The ABCs of DCPs: Unwrapping the Digital Cinema Package
With the digital storm having reached its height for theatres, it’s still raining confusion, anxiety and excitement for many, no thanks to a downpour of new acronyms that compress but muddy this new tech-powered environment.
Tech details and some benign carpetbaggers that have invaded the DCP (Digital Cinema Package) space are a hard row to hoe for the uninitiated, but fortunately those in distribution and exhibition need only know a fraction of these paper- and time-saving abbreviations. So let some of these N2K (need to know) acronyms and tech highlights fly!
First and foremost, the DCP is a file format and collection of digital files for storing and conveying DC (Digital Cinema) audio, image and data streams for playback on theatre projector systems. DC, once the umbrella term for all films in digital (HDCAM, Blu-ray, DigiBeta, DVDs, files off Quicktime, etc.), now refers in the U.S. to DCPs in theatres. Because of this association, DC is also distinct from HDTV (High-Definition TV) because it is not dependent on television or HD (high-definition) video standards, aspect ratios or frame rates. It is also distinct from E-Cinema, a term largely used for theatres overseas in places like India and Japan where digital standards differ from those set by DCI, the digital-cinema initiative co-venture of the major Hollywood studios behind the DCP standards.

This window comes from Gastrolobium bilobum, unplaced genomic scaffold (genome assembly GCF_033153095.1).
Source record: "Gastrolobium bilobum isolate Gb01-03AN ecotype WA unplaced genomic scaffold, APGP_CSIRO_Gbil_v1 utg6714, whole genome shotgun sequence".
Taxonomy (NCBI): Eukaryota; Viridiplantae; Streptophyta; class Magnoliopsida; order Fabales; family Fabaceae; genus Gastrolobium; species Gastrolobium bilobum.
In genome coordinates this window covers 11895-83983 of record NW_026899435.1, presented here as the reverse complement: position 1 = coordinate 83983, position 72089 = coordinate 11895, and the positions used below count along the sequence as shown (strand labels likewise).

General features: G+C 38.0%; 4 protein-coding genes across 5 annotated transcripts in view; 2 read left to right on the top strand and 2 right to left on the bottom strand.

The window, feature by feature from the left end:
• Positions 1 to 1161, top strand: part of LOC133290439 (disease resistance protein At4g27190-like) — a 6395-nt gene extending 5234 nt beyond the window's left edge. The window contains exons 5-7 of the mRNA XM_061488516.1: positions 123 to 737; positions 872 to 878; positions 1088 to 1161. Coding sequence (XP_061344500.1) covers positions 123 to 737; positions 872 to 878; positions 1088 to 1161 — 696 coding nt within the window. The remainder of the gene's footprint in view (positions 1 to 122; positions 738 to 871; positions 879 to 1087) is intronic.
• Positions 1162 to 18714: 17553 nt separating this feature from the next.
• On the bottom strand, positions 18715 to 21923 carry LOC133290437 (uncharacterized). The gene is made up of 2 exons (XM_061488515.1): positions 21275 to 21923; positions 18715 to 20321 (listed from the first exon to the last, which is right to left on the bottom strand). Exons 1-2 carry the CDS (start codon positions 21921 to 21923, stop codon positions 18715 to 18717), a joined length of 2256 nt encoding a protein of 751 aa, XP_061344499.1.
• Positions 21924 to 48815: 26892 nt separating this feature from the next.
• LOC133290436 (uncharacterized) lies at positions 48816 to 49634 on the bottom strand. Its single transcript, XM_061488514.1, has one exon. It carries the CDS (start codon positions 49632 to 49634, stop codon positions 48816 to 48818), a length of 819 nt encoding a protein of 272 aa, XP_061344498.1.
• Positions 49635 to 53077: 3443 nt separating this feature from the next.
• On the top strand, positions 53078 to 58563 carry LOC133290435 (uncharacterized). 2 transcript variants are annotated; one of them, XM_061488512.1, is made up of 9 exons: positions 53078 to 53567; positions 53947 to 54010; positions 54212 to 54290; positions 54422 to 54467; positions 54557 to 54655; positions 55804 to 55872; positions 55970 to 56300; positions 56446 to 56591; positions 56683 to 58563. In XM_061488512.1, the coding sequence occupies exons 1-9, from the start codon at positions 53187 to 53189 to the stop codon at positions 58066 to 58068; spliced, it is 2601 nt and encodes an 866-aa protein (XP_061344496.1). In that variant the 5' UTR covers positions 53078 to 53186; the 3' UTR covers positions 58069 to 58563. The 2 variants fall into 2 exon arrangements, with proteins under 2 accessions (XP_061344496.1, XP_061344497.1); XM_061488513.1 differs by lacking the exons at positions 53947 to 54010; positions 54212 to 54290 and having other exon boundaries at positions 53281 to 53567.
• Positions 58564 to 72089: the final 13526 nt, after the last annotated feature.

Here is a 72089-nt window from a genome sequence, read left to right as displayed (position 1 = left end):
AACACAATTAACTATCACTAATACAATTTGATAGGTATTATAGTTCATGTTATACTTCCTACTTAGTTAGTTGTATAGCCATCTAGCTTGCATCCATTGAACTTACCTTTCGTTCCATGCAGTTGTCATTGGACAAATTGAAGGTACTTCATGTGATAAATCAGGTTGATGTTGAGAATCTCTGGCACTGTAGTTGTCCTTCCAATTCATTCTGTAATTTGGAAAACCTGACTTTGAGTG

Created in 2002, DCI emerged on the heels of work done in 2000 by SMPTE (the Society of Motion Picture and Television Engineers) when it became clear that for big pictures on big screens, something more than HDTV was needed. DCI, working with SMPTE on the formatting of the data and with the American Society of Cinematographers, published its final specifications including, for the advanced technologically and acronym-inclined, details regarding 2K and 4K resolution and the JPEG and MPEG algorithms that are the pillars of a DCP.